Sarah Lyu on depression and her most personal novel yet, I Will Find You Again

"Please know that you don’t have to shoulder the pain by yourself."

This post was written by Sarah Lyu, author of I Will Find You Again
Content warning: depression, suicidal ideation

In the summer of 2014, I was driving from New York City to a small town in northeastern PA almost every week, and a persistent thought flashed through my mind whenever I saw a truck passing on the other side of the winding, rural roads in Pennsylvania: What if my hand just slipped on the wheel? In the depths of my depression, I imagined it would be painless, and in my desperation, I convinced myself that the other driver would escape unscathed.

Depression and I, we have a long history. I discovered the idea of suicide for the first time in fifth grade and felt a disturbing sense of relief from the thought of ending my own life. This pull of the void would haunt me all the years of my adolescence and early adulthood, peaking during that summer of long drives.

But it wasn’t really my life that I wanted to end. On paper, nothing was wrong: I liked my work editing children’s books and I had supportive coworkers and bosses; I was engaged to the person who is now my husband. It wasn’t apparent to me then, but I now know that what I wanted very desperately to end wasn’t the life I had but the pain I was in, a mental anguish that’s instantly recognizable to those who’ve experienced it but hard to convey to those who haven’t. For me, depression presented itself as angry and abusive self-talk. I felt guilty and anxious all the time—that I wasn’t working hard enough, that I wasn’t smart or nice enough, that I was and would always be a failure. Nothing I did was good enough; nothing I could do was worth anything. It was easy then, to believe it’d be better for everyone if I were gone.

In the depths of my depression, I couldn’t tell anyone in my life exactly how I felt because it was impossible to explain the mistaken beliefs I held about myself. Even so, part of me knew the constant stream of sharp internal criticism was a form of self-harm and that my thoughts weren’t logical. That’s the thing about mental illness—it doesn’t make sense to anyone on the outside, but inside, I was absolutely, obsessively gripped by the cacophony of voices telling me I was worthless and better off gone. I’d never felt so alone.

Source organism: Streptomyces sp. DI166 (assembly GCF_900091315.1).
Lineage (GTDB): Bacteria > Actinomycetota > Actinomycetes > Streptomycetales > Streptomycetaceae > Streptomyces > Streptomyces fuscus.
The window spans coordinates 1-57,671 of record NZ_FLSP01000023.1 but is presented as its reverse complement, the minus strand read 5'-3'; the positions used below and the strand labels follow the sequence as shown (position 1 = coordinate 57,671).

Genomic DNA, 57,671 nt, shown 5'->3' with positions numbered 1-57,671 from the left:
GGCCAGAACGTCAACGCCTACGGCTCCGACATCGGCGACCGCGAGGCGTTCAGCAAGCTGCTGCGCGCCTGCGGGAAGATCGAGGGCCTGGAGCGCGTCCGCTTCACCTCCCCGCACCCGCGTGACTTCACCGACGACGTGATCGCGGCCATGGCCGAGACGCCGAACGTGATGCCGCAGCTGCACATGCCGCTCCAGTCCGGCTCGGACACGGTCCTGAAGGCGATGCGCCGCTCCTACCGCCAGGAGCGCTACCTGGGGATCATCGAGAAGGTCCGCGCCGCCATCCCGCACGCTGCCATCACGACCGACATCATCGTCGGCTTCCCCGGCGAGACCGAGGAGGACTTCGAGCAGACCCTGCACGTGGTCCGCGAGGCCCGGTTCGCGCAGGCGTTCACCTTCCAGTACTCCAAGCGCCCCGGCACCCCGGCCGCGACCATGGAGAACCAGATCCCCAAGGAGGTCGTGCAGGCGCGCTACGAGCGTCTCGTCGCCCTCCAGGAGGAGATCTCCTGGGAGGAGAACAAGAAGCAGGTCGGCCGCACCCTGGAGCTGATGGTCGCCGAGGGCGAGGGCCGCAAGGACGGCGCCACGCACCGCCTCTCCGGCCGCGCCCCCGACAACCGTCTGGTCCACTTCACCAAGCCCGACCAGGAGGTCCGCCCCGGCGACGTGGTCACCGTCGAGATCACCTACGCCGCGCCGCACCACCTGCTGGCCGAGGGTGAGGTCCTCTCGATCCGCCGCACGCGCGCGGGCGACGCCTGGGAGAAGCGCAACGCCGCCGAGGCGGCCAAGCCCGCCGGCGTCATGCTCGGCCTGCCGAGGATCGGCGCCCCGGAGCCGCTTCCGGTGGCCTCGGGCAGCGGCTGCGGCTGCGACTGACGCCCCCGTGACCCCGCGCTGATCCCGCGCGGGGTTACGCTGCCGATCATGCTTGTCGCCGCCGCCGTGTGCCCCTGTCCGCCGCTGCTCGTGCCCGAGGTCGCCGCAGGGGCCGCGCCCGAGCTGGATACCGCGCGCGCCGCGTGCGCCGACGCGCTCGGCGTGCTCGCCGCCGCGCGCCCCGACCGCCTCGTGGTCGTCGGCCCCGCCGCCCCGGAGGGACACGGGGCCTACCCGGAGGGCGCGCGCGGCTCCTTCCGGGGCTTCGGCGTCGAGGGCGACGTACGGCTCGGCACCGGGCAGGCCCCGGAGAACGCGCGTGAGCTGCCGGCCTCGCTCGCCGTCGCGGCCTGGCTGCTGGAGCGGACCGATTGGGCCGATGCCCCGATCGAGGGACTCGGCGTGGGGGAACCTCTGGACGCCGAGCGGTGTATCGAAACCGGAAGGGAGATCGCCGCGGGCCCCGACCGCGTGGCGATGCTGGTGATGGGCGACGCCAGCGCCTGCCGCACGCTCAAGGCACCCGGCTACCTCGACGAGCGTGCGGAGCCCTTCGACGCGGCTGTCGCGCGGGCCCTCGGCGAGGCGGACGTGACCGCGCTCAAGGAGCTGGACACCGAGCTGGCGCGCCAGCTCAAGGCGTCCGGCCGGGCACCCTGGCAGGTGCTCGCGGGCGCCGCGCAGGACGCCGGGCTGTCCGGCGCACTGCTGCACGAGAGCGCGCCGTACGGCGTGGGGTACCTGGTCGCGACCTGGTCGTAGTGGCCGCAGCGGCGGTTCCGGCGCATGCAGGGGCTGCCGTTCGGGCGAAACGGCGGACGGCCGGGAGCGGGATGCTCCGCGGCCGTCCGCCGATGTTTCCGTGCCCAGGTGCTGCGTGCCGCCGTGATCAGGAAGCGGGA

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It’s taken me years and years to write about that period of my life, about the sadness and confusion and pain. I could only do it through fiction, where I felt safe because I could give all that anguish to my characters and work through it alongside them. This is what ultimately became the most personal novel I’ve ever written—I Will Find You Again, a love story about two girls, Chase and Lia, who both struggle with depression and anxiety in different ways. I wrote it for myself but I also wrote it for anyone who’s felt that same isolation and desperation, because I want you to know that you aren’t alone.

I want you to know that even if you don’t think you deserve help, you do. That no matter how many times you’ve hurt yourself, you can do one thing today to break the pattern, take that first step toward healing. For me, that first step was asking my partner to drive me to a psychiatric hospital where I checked myself in for treatment.

There’s a concept familiar to those who practice cognitive behavioral therapy—asking yourself for evidence to support your thoughts and beliefs. It’s a reality check, but it can also be a way to build the reality you want to live in. My reality had been filled with dark thoughts and crushing hopelessness, but in taking that first step asking for help, I provided myself with the first piece of evidence that I knew I deserved help even if I didn’t feel it in my bones, that I could one day get better even if I didn’t believe it was possible yet. That act was a leap of faith and the first brick of the foundation that would become my recovery. Even now when I have bad days (or bad months), I look back and see that moment as proof that I took action to save myself, that I can care for myself.

Maybe this note finds you in a low place, maybe even the lowest of places, though I hope not. But if you’re there, please know that you’re not alone. Please know that you don’t have to shoulder the pain by yourself. That asking for help is an act of courage and proof, no matter how small, that you want to get better and that you can. I want you to know that I’m rooting for you.

Depression and Bipolar Support Alliance Local Groups
U.S. National Suicide Prevention Lifeline
1-800-273-TALK (8255) or 988
Outside of the U.S.
UK: 116 123
Australia: 13 11 14
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Get your copy of I Will Find You Again by Sarah Lyu here.

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